Health and wellbeing at McGill

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The pace of life continues to accelerate as change has become the constant. Organizations and employees require a remarkable level of resilience and adaptability in the face of these changes.  For employers like McGill who find their strength in the knowledge, talent and engagement of their people, mental health and wellness themes have become a top priority. 

McGill’s Health and Wellbeing Program stands proud alongside of other organizations, gathered to share best practices at a recent conference on health and wellness, bringing together hundreds of HR professionals, managers and mental health experts. François Labrecque, Talent Management Advisor, Organizational Development at McGill, was among the attendees.

A systematic approach

Enthused by the value that organizations are increasingly giving to health and wellbeing, François was equally struck by just how much McGill is already doing to ensure a systematic approach to promoting, maintaining and increasing employee health and wellness, and thus to make a little more ‘positive noise’ about it. 

“We don’t want people to think about work-life balance or stress management only when issues have escalated to a critical level,” explains François.   “We have many offerings that aim at heightening awareness and developing skills related to self-management, maximizing healthy work conditions and management practices, lifestyle enhancers, as well as opportunities for individual, team and unit interventions when issues begin to emerge.” 

According to François, it is really important to witness what other organizations are doing. “It is encouraging to see that we offer many similar programs, training sessions and tools. This sharing of information gives us valuable insights in structuring our approach and replicating best practices in terms of how other programs are structured and managed.”

McGill’s program – three main elements

McGill’s Health and Wellbeing Program has three elements:  raising awareness, training and development, and disability management.  All are valuable in promoting and increasing the health and wellbeing of employees, and promoting a culture of health at the University.

Raising awareness:  Through its program, HR Benefits provides valuable information on both physical and mental health related topics, provided through a variety of means:  lunch-time presentations and activities delivered by experts in their field from both inside and outside McGill, the annual Health Fair, and links to articles and resources on the HR website – click here.

McGill is fortunate that it can count on its own network of highly renowned experts on health and other related issues.  Getting them involved in the Health and Wellbeing Program doesn’t take much convincing.  Community partners in action and session leaders include Athletics, Dietetics & Human Nutrition, the Faculty of Medicine, Food and Dining Services, the Faculty of Education and the Douglas Hospital.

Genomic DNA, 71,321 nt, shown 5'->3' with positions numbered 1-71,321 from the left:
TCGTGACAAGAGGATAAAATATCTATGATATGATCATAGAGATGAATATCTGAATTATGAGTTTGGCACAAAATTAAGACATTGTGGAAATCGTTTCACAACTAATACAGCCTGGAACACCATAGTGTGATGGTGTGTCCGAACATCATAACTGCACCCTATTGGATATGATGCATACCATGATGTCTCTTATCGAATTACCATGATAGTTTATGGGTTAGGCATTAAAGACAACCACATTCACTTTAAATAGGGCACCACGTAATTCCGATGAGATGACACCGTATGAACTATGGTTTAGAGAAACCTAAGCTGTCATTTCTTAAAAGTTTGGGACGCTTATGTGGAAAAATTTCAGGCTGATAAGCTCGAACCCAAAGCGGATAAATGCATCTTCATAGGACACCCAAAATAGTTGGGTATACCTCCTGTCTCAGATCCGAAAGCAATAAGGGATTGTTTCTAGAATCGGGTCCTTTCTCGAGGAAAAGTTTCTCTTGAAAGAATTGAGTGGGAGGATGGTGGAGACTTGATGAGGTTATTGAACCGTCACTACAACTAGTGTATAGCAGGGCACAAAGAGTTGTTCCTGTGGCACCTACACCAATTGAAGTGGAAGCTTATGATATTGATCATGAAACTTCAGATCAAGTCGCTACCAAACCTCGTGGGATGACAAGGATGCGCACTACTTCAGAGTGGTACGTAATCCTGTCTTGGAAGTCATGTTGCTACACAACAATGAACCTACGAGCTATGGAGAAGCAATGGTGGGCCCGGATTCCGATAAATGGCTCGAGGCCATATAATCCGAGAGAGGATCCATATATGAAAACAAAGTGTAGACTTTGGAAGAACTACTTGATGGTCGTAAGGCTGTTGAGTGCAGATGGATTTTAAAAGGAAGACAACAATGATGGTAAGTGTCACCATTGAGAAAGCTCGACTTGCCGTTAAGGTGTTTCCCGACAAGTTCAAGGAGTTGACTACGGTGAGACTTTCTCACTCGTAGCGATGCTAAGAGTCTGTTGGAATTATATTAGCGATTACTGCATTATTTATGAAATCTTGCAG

Training and development:  HR’s Organizational Development team hosts numerous workshops and training sessions on a variety of topics, aimed at providing the tools and knowledge to help employees enhance their interpersonal effectiveness and engage fully in their jobs and in their work community.  Training offerings include topics such as Emotional Intelligence, Stress Management, Change Management, and Conflict Management.  Other offerings include practical tips and tools on how to involve employees in problem solving and decision making.  For more information on training sessions and registration, click here.

The OD team also provides opportunities for networking and peering support, and sharing of best practices across the University, under the umbrella of ‘Strength in Community’.  Employees can sign on for CoachingOurselves Reflection Cafés, Co-Development groups and Lunch ‘n Learns on topics such as work-life balance and polarity management.  For more information, click here.

Disability management:  One aspect of the disability management program focuses on the return to work following a disability. This can be an overwhelming experience.   Preparing and planning for an effective return helps to ease the transition and reintegration back to work for both employee and supervisor.  Having a plan in place helps the employee build confidence, reduces the stress and anxiety of returning from a lengthy absence, and reduces the chances of relapse. 

A word on McGill’s Employee Assistance Program

McGill also has a solid Employee Assistance Program, offered through Longpré & Associates. The EAP is an outside counselling service that offers free, confidential, short term counseling and referral services 24 hours a day, 7 days a week, 365 days a year to eligible employees and their families.  Services include counselling on personal and/or job stress, substance abuse, balancing work and family, traumatic events and much more.  You can arrange for an appointment by calling 514-843-7009 or 1 800 567-2433. Visit their website – click here.  

EAP also offers coaching for managers when a difficult situation occurs, such as behavioural problems in the workplace, or employees presenting personal difficulties, etc. This type of support encourages the development of abilities in coaching employees in difficult circumstances.

A simple equation

Managing health and wellbeing at work should be a shared responsibility with a simple formula:  identifying organizational risk factors (ex: work/life balance) + individual variables (ex: guilt, anxiety, etc.) = health and wellbeing at work. It’s about maintaining balance between organizational demands and what is reasonable for the individual to accomplish, according to their role, responsibilities and skills.